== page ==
Kinetic energy is energy in motion. The world’s waterways brim with it, as gravity draws water across watersheds, through rivulets and creeks, down larger tributaries, and into rivers flowing seaward. For millennia we have harnessed that energy, first to turn waterwheels and power machinery, then, in the nineteenth century, to generate electricity. Today, hydropower conjures images of massive, landscape-shattering dams: the Three Gorges on upper tributaries of the Yangtze River in China, the Hoover on the Colorado River in the United States, and the Itaipu on the Paraná River, between Paraguay and Brazil. To maximize the kinetic energy available for electricity generation, dams use the vertical distance or “head” – water falls from the top of their structures to their base, rushing over turbine blades with high volume and velocity. Hydroelectric dams produce enormous amounts of electricity. But they also swallow up vast swaths or natural and human habitat—while impacting water movement and quality, sediment patterns, and fish migration.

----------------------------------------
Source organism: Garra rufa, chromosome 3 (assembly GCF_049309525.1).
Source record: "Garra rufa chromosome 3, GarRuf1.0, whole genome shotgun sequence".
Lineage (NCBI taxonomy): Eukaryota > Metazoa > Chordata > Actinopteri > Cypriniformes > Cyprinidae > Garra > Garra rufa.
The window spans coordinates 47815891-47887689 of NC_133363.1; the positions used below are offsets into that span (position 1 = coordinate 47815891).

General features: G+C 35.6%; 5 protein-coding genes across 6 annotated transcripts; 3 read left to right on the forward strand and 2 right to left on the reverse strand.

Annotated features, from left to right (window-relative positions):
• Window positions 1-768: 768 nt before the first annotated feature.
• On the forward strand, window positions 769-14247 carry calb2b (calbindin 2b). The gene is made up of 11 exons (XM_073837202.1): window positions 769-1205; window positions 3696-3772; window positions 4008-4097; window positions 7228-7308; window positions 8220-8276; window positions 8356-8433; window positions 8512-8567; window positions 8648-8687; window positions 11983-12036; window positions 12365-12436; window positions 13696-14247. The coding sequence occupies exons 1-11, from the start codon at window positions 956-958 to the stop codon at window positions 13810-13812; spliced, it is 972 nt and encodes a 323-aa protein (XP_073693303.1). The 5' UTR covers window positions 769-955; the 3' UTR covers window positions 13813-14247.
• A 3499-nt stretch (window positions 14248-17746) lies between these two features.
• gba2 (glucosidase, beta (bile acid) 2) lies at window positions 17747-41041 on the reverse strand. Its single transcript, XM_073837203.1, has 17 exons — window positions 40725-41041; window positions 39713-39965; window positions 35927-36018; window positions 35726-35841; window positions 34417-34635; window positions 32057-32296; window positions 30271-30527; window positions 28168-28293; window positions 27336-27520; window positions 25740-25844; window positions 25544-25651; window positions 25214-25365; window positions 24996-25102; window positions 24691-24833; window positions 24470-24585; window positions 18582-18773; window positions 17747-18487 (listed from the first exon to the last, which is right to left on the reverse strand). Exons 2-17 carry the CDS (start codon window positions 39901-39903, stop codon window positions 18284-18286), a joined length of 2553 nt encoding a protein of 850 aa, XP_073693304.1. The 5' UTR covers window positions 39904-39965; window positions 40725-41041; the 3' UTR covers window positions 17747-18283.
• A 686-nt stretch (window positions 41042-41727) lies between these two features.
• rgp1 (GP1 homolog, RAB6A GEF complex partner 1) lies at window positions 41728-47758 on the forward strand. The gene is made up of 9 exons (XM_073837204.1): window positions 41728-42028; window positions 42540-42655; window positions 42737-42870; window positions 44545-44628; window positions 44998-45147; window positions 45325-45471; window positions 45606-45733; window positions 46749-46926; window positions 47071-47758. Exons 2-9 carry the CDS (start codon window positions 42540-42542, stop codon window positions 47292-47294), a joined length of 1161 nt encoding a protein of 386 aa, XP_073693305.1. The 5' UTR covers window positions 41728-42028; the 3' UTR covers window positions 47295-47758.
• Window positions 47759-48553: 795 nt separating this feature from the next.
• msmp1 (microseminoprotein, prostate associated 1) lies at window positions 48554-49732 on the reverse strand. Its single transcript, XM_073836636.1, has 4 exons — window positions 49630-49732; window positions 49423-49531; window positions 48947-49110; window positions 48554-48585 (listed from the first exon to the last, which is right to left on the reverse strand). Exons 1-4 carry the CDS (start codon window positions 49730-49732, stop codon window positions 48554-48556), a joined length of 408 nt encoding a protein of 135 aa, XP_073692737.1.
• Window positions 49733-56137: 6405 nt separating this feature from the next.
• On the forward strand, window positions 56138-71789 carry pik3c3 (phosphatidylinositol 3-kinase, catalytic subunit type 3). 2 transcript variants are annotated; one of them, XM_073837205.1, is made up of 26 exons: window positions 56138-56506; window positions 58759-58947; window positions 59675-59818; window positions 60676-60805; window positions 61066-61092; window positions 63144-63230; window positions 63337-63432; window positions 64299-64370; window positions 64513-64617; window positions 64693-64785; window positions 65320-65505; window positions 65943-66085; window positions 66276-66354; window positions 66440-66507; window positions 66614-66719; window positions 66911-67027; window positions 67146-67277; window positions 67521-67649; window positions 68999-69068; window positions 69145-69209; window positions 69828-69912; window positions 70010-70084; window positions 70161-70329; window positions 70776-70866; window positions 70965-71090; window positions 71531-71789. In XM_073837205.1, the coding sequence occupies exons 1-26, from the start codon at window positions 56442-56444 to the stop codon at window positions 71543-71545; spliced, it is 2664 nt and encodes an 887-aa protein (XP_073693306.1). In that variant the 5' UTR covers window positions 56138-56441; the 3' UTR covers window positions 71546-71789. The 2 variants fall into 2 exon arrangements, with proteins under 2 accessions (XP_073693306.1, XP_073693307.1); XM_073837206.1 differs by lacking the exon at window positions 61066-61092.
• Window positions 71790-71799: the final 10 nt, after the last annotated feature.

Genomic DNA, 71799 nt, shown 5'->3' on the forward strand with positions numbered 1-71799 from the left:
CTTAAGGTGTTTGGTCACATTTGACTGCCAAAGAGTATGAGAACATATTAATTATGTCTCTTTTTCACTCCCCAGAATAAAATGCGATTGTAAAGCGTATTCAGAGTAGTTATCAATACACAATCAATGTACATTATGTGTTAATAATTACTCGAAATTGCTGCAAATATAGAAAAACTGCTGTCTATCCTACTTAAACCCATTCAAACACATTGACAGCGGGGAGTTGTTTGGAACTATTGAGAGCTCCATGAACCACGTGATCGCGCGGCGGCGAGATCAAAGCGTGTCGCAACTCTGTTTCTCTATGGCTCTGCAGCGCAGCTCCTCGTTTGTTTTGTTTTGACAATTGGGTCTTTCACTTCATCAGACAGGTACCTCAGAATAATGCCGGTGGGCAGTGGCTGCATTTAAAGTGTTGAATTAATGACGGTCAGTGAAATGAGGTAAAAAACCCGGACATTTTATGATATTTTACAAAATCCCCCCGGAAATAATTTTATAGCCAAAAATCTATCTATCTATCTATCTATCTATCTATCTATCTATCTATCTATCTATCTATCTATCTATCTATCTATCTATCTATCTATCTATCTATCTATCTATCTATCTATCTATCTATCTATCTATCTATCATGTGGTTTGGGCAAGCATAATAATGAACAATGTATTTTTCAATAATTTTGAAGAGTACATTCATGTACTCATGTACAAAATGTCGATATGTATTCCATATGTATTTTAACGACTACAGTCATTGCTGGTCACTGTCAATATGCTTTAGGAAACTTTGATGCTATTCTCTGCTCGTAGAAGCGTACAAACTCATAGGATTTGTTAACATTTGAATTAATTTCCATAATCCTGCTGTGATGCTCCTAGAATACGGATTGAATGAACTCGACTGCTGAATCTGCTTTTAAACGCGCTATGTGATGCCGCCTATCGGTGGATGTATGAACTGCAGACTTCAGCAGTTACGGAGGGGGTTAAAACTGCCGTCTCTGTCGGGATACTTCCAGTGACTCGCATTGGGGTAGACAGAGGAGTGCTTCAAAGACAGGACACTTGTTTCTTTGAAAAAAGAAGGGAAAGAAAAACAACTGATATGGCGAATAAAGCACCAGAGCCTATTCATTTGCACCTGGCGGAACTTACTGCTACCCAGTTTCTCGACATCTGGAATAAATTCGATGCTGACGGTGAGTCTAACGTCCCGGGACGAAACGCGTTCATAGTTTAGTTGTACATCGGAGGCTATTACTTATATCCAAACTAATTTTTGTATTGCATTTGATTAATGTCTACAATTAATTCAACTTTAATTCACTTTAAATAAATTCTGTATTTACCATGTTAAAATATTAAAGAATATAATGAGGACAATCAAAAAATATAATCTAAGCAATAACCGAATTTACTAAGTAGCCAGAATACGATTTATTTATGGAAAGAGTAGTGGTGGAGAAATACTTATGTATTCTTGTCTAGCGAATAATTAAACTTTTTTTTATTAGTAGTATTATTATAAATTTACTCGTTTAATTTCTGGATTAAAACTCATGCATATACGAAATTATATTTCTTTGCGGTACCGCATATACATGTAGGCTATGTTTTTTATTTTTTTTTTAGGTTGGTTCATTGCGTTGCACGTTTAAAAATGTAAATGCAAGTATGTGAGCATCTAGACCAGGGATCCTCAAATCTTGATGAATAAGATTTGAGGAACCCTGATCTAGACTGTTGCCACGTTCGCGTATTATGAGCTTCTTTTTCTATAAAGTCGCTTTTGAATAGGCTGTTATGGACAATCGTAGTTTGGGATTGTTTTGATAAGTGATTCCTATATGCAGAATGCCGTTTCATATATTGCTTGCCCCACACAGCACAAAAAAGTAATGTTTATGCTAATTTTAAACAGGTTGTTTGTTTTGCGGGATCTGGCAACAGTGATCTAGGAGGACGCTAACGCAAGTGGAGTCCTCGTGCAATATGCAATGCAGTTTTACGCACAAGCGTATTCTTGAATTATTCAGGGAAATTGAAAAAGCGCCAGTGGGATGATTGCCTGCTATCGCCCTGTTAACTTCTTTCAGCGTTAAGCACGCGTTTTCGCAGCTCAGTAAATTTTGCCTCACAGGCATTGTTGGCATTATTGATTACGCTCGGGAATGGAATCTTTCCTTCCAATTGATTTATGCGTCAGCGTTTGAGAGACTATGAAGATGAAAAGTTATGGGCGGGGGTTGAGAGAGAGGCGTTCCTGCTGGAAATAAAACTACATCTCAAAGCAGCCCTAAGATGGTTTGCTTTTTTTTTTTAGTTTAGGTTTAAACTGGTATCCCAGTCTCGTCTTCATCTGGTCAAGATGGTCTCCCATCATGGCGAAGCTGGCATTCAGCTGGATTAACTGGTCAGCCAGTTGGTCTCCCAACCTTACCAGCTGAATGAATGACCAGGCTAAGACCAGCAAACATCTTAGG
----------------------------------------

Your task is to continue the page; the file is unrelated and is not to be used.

These drawbacks have shifted attention from grand dams to smaller, in-stream turbines that are akin to an updated water-wheel. Placed within a free-flowing river or stream, in-stream turbines can capture hydrokinectic energy without creating a reservoir and its repercussions. The underwater analogue to wind turbines activated by the breeze, their blades rotate as water moves past. No barriers, diversions, or storage are required, only limited structural support, and no emissions ensue. In-stream hydro can produce renewable energy that is ecologically sound. The presence of a submerged apparatus with moving parts will always have some impact on the life of a river or stream, and concerns persist about harming fish populations and impeding their migration. Careful design and installation are of utmost importance.


… From native communities in rural Alaska to rice fields needing irrigation, this technology is being tested and adopted where expensive and dirty diesel generators have been the conventional source of power.


… This subcategory of in-stream technologies is called conduit hydropower.

IMPACT: if in-stream grows to supply 1.7 percent of the world’s electricity by 2050, it can reduce 4 gigatons of carbon dioxide emissions and save $1.8 trillion in energy costs. Communities in remote mountainous areas are among the last regions in need of electrification; in-stream hydro offers them a reliable and economical method of generating electricity. – DRAWDOWN – THE MOST COMPREHENSIVE PLAN EVER PROPOSED TO REVERSE GLOBAL WARMING – EDITED BY PAUL HAWKEN (book excerpt)

Excerpts only, please see source:  Amazon | Website